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While Japan is best known for its futuristic technology and fast-paced way of life, it’s also home to some of the most beautiful mountains in the world. The country is covered with volcanic peaks, active volcanoes and sky-high mountains, many of which are significant religious and cultural pilgrim routes. There are tons of hiking opportunities that you can incorporate into your Japan vacation, varying across all difficulty levels. Generally speaking, the hiking routes are well-maintained and have signposts along the way, making for a much easier and more pleasant hiking experience. From scaling the epic Mount Fuji through to seeing hundreds of temples on Japan’s stunning Shikoku Island, here are the best places to go hiking in Japan.
1. Mount Takao, Tokyo
Mount Takao is just a short train ride from Tokyo. While it’s one of the easiest hikes in our roundup, the views are equally as incredible as some of the more challenging hikes. The mountain’s peak is 1,965 feet high and you’ll see incredible, panoramic views of the surrounding lush green forest. The hike can be done in an hour or so and takes an hour to descend. There’s also a cable car that you can hop on if you’re feeling a little tired. If the sky is clear, you might even catch a glimpse of the mighty Mount Fuji in the distance.
2. Mount Fuji, Shizuoka
Dominating the skyline, and just 60 miles from Tokyo, is the country’s iconic Mount Fuji. Mount Fuji is one of the country’s most sacred mountains and has been an important pilgrimage site for centuries. It’s not a hike for the faint-hearted, as it’s the country’s highest peak at 2.3 miles high and is a challenging hike that you’ll have to be well prepared for. The best time to tackle the hike is from July to September when summertime weather conditions mean it’s the safest time to scale the mountain. On average, it takes between five and seven hours to climb Mount Fuji, starting at the Subaru Fifth Station, and then three to five hours to descend.
3. Kumano Kodo Pilgrimage Route, Kii Hanto
The Kumano Kodo Pilgrimage Route takes between four to five days and runs across the Kii Hanto Peninsula, southwest of Kyoto. It’s a UNESCO World Heritage listed site and has been a pilgrim route for thousands of years. It was once a route that was reserved for emperors and samurai, however, today us mere mortals are permitted to pass. The route crosses almost two hundred miles and there are plenty of places to stay along the way. The scenery is spectacular and along the way, you’ll pass ancient bamboo forests, grand shrines, and traditional Japanese inns, or ryokans, where often you’ll often be provided with a traditional Japanese feast and can bathe in a communal hot spring after your meal.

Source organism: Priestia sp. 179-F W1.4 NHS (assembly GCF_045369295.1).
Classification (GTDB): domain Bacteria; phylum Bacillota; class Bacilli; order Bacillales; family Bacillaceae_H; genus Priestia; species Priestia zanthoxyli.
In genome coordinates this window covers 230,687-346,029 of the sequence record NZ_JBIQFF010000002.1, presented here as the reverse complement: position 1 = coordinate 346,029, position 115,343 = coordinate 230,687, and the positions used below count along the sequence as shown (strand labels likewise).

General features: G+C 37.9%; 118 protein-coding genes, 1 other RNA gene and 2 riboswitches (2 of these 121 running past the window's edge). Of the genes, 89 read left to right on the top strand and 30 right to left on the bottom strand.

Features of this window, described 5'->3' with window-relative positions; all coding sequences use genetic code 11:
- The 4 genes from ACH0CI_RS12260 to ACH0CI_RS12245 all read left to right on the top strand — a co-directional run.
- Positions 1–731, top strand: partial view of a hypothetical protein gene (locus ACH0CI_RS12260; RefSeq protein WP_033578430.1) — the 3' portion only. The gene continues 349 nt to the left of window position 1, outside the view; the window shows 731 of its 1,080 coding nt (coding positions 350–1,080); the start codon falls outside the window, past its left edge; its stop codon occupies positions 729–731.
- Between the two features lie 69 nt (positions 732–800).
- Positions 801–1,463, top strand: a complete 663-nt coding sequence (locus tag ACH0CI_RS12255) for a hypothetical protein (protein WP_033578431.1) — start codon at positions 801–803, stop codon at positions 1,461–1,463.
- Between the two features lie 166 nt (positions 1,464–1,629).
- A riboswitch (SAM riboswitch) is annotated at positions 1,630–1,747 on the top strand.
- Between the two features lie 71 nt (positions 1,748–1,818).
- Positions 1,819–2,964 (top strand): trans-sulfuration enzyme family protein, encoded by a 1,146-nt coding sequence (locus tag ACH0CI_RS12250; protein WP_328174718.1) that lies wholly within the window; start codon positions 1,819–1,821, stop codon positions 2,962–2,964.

Interested in ancient Japanese architecture? Check out Japan’s Top Castles and incorporate a few into your trip.
4. Shikoku Henro Pilgrimage, Shikoku Island
The epic Shikoku Henro Pilgrimage in Shikoku Island takes up to six weeks to complete — yes really! It crosses 685 miles (although you can just do a segment of the hike if you prefer) and you’ll pass almost one hundred temples along the way. If you can’t hack six weeks on the road, many people opt for a day hike or a week of walking, using buses and taxis to get to certain parts of the trail. You’ll pass through ancient forests and mountains on one of Japan’s most culturally important routes. The island is known to draw hikers looking for a spiritual journey.
5. Japan Alps, Honshu
The Japan Alps are one of the most breathtaking places to visit in the country. You can choose different peaks to hike, each of which has their own route to their summits. The Kamikochi Valley has the easiest hikes and some people also use the valley to stagger their trip to the higher ascents, such as Yarigatake or Hotakadake, both of which stand at almost 2 miles high. The best time to go hiking in the Japanese Alps is in fall when the leaves turn to orange and red and are a truly spectacular sight.
1. Bring a Bear Bell
Nearly every hiker in Japan will tell you to bring a bear bell. Black Asian bears and brown bears roam the country’s ancient woodlands and locals will tell you plenty of horror stories that will have you running to the nearest shop to buy a bell.
2. Stay in Lodges
If you’re doing overnight hikes, you’ll be happy to know that along most of the popular hiking trails there are plenty of lodges where you can stay, meaning you won’t have to pitch a tent. If you’re looking for a comfortable bed and a shower, these are the places for you. Some even have WiFi and offer hot meals.
3. Watch Out for the Japanese Giant Hornet
As with the bears, you have to keep your eyes peeled for the Japanese Giant Hornet, which, as its name describes, is an enormous, quite terrifying hornet. They are very protective of their nests, so be careful where you put your hands. Around 40 deaths per year in Japan are attributed to stings by these winged beasts.
4. Kanji Signs
Most of the main hikes are very well signposted, and often these signs are in kanji, which are Japanese written characters. If you can, learn a few of the symbols, or save some of the basics on your phone, so you can help decipher the signposts.
5. Pink Ribbons
Along some routes, helpful hikers have left bright pink ribbon tied to the trees to guide you on your way. The ribbon is mostly pink but sometimes you’ll see blue or white ribbons. It’s incredibly helpful when you’re walking through a dense forest.
6. Hay Fever Tablets
If you suffer from hay fever, be sure to bring a supply of tablets. Some of Japan’s trees and fauna are known to omit potent pollen particles that will leave you with streaming eyes.